Wednesday, February 13, 2008

Six Obstacles to Design Team Victory

Here's my list of items that are sure to ruin a victory for a design teams project, even with a harrowing effort by the team. These are the biggies and if you conquer them, your team is sure to enjoy repeat project victories.

  1. Lack of Best (Same) Practices - Enough said on this subject from the previous posting on practices dated Jan 31, 2008.
  2. Lack of Scope Control - Things change and they always will. The big question is "are you in control of when something is changing or even if something might be changing?" Keep a watchful eye on your internal team also. Things come up on a project and are declared a no-brainer thus grandfathered in with minimal fanfare, if any at all. I have yet to see a no-brainer change that does not end up causing some problem downstream due to lack of proper assessment and communication. On a project, a change is never free!
  3. Lack of Requirements Closure Management - Requirements closure can take longer than the design project itself and I have seen this happen more than once! Project execution may get kicked off early due to a sense of urgency, allowing the team to go down a dead end, return and then go down another path or two wasting precious time. If you want that project in the shortest amount of time you need an early focus on the requirements, not on getting your designers busy. Capturing schematics, doing layout and running simulations feels like progress but it's only real progress if it is not redone later.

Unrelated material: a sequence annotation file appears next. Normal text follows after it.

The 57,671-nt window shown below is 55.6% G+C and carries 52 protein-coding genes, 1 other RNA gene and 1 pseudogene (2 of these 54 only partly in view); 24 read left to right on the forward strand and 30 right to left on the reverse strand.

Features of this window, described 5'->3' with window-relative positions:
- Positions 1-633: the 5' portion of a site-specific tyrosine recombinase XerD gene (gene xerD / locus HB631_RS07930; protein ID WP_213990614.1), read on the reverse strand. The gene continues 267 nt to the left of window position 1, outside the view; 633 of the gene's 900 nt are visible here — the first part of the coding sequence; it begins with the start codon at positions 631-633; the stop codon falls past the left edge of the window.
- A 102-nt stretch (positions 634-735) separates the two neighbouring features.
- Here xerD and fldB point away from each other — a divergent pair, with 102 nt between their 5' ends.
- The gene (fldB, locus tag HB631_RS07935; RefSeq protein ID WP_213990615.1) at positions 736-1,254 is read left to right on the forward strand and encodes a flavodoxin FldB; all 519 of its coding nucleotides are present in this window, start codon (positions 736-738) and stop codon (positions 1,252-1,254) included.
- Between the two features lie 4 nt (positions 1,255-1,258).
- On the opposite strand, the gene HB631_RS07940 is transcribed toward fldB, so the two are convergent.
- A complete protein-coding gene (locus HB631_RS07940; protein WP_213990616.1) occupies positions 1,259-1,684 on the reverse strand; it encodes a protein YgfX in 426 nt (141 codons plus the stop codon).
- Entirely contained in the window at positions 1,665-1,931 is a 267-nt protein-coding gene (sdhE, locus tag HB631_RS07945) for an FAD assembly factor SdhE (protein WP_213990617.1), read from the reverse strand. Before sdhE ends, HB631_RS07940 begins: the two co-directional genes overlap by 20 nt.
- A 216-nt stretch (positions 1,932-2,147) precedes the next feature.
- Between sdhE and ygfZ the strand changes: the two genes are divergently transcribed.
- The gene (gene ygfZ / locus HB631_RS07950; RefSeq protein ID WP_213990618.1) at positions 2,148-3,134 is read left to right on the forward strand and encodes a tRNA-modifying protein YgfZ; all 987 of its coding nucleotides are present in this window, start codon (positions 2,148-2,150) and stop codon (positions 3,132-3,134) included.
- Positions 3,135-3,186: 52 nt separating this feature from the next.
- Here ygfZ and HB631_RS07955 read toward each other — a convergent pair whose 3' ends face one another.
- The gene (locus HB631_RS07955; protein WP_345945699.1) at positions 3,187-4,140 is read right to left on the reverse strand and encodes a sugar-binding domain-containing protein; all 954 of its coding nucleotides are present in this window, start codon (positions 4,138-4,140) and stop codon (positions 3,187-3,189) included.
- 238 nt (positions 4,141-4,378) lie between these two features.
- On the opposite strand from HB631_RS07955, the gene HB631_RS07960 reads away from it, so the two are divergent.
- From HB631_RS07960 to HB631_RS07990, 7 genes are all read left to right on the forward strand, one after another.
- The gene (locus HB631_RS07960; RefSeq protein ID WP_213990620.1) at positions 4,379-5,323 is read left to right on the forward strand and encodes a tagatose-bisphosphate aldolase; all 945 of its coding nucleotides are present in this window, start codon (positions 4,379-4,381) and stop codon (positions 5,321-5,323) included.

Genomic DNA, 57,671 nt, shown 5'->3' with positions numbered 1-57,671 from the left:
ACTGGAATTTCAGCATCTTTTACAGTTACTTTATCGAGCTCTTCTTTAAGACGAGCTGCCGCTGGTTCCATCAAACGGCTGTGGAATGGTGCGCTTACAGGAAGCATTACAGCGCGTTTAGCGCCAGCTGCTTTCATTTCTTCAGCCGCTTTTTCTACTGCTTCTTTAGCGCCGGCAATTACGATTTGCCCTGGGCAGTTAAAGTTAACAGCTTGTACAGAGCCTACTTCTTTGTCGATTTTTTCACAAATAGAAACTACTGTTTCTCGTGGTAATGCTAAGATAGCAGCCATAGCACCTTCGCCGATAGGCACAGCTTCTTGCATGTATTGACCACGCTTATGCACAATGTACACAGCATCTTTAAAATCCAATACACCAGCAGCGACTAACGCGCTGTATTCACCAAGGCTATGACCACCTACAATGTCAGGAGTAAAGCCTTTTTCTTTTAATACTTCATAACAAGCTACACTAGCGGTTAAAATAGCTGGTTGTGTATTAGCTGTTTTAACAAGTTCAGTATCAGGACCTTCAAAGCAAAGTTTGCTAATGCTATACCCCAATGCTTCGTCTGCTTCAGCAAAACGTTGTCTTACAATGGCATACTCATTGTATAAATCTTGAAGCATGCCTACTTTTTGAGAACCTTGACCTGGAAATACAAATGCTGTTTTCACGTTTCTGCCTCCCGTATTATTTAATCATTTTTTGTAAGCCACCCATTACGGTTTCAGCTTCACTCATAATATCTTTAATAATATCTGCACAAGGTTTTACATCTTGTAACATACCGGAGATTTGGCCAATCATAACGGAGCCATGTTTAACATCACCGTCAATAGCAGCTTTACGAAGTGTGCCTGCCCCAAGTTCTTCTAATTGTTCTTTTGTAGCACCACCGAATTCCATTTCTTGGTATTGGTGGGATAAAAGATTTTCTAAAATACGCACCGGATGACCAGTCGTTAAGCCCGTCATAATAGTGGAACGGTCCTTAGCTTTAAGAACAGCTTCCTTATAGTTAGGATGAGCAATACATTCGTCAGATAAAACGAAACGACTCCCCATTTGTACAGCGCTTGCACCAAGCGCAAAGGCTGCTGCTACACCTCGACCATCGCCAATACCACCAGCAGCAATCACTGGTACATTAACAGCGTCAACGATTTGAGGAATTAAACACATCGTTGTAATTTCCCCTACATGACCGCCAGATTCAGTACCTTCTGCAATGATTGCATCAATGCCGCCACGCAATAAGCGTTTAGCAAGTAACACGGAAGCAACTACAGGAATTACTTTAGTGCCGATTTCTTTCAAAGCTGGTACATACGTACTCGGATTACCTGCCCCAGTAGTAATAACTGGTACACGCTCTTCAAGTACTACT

4. Lack of Design Breakdown Requirements - The chip level requirements must be broken down into engineering requirements at the sub-block level. The design is a system that must formally spawn the lower level block requirements. Lower level engineering requirements include electricals, functional, verification and test plans/modes. Design Guides work well as the engineering information containers for the lower level requirements breakdown.
  5. Lack of a Plan - Statements such as "it will take us about 6 months", or "we need it in 6 months" do not constitute a plan and it will never work for you. Plan out how you will get there, what are the risks and their mitigation strategies, what each of the tasks are and who is going to do what. Follow this by identifying the task lengths and build up the plan in a project plan tool (see our Plan template). Once you have it in the planning tool you can then do what-if tradeoffs to see how resources or de-featuring can improve things. Do your homework and then commit to the plan only when there is a means to get there. This becomes the Plan of Record for the project. Change anything about requirements or resources and the plan must be updated. Remember, nothing is ever free.
  6. Lack of Full NPD Team Participation - CAD, TE, PE, packaging, customer, PM, Biz Ops, Marketing are all part of the New Product Development team and must be assigned at project kickoff. Don't pull in your product and test people a month before tapeout; engage them at the project start for their input on design requirements for test and production worthiness. Leave them out and you are likely to have a silicon spin purely to support production issues; again several months delay and lost revenue that did not need to happen! Include a program manager that knows design and can manage the design related details and ask the tough questions; the ones that pull the design team into the planning process. Include CAD resources as part of the project. If you have holes in your tool flow you must plan the fixes as part of the project and track them just like any other project task.